Architects are often charged with turning a client’s dreams into reality – whether they are working on a residential property or a commercial premises.
An architect who is negligent can cost their client money – and suing an architect after suffering financial loss in a property development can seem like a daunting prospect.
However, architects have a duty of care to their clients – architects may be required to manage other contractors on a site, as well as ensuring that the architectural vision encapsulated in a project’s drawing and plans is carried out to a high professional standard in practice.
Architects may be managing more than one project at any time – and because of this, they may fail to manage a project adequately, resulting in poor craftsmanship on site and failings in following the architectural plans drawn up.
Errors in architectural drawings and plans can also prove costly – and failing to obtain appropriate planning permissions or comply with planning regulations can mean a project grinds to a halt, or a building may actually have to be taken down in part or completely.
It is also an architect’s job to help problem solve during the building process – and if an architect gave the wrong advice or made a decision without advising the homeowner or commercial owner and this resulted in financial loss, it might be possible to make a claim for compensation. An architect giving wrong advice or not following architectural plans might, for example, involve the use of materials of poorer quality than previously agreed with a client in a residential or commercial development, which led to financial loss.
Duncan Lewis professional negligence solicitors advise both residential and commercial clients who have been let down by an architect on how to make claims for compensation if financial loss has occurred.
Clients who suffer financial loss or other loss as a result of an architect who is negligent should first make a complaint through the architectural practices’ own complaints handling procedure (CHP).
The Royal Institute of British Architects (RIBA) also has a complaints and dispute resolution service.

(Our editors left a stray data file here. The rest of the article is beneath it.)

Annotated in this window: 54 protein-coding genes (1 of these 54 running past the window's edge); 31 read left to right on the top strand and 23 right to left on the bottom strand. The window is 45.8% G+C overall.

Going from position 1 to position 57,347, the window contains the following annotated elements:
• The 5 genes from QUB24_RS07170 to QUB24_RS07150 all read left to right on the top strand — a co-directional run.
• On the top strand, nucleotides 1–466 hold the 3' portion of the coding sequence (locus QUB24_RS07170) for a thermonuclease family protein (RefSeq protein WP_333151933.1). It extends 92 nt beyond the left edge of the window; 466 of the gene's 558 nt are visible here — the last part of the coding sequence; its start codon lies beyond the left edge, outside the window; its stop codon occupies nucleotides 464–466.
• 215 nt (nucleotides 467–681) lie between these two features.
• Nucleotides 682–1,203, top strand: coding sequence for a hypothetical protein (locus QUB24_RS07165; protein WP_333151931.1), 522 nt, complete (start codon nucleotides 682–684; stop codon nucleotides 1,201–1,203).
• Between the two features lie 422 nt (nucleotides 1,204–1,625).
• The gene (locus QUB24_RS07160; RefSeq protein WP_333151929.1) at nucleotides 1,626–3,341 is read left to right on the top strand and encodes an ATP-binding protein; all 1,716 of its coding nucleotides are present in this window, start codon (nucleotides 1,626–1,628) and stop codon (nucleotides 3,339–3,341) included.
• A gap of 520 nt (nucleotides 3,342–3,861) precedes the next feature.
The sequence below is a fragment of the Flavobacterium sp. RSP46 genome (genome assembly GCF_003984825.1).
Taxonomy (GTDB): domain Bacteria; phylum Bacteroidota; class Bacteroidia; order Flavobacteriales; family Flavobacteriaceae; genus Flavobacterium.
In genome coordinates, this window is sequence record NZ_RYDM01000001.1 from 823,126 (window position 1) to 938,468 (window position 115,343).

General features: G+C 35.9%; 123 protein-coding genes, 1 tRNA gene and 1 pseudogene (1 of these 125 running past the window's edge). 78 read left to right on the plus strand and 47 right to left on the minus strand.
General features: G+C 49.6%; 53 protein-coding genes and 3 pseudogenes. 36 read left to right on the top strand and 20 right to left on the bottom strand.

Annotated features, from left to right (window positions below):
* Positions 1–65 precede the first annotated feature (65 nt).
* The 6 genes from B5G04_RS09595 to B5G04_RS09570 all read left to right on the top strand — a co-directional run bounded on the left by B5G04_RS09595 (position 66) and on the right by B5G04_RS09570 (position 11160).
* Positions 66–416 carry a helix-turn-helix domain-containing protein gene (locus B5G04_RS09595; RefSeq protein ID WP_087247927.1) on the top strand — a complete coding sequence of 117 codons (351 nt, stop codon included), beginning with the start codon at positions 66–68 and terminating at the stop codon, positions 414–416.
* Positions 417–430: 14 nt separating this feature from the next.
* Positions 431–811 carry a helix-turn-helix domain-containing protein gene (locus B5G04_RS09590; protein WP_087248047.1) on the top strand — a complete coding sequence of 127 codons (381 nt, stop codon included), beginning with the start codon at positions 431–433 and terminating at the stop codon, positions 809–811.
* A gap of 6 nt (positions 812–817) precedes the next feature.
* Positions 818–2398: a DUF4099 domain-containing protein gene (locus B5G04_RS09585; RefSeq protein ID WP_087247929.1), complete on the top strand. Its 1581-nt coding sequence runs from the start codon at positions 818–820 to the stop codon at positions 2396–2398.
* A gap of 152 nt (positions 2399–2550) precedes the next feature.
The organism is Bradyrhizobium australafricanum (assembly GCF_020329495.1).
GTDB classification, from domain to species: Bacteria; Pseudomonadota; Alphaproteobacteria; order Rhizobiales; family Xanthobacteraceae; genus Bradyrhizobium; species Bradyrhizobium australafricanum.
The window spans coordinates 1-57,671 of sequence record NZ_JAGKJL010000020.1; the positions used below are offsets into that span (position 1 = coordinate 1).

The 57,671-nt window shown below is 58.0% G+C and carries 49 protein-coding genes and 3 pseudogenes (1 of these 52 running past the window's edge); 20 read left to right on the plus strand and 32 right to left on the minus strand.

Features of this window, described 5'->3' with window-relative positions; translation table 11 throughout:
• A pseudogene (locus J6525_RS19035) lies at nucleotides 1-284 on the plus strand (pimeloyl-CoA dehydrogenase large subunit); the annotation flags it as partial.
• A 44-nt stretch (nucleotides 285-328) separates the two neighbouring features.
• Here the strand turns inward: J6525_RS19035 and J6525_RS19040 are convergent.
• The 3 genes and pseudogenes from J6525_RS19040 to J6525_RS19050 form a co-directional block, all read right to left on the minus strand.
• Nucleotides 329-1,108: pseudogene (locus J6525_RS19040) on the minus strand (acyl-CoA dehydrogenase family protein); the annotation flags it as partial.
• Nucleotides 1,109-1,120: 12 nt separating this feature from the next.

Clients considering suing an architect for professional negligence have six years from the date of the event constituting negligence – or three years from the date they first realised negligence had occurred – in which to make a claim.
Because of the complexity of suing an architect – and proving that they failed in their duty of care towards a client or acted negligently in carrying out their duties – Duncan Lewis professional negligence solicitors advise clients whose architect has let them down to get in touch as soon as an issue occurs for an assessment of their case.
Duncan Lewis is a leading firm of claims solicitors and has its own internal property department with access to legal experts who can advise on suing an architect for negligence. Duncan Lewis professional negligence solicitors can also instruct leading architects as expert witnesses in a case of architect’s negligence, if required.
Duncan Lewis offers Conditional Fee Agreement (CFA) funding to clients making professional negligence claims, with a fixed fee for the initial client meeting and assessment of the claim, so our clients know in advance what they will be paying.
If you are a homebuyer or commercial company whose architect has:
and you suffered loss as a result, call Duncan Lewis Professional Negligence Solicitors for more information about making a compensation claim on 020 7923 4020.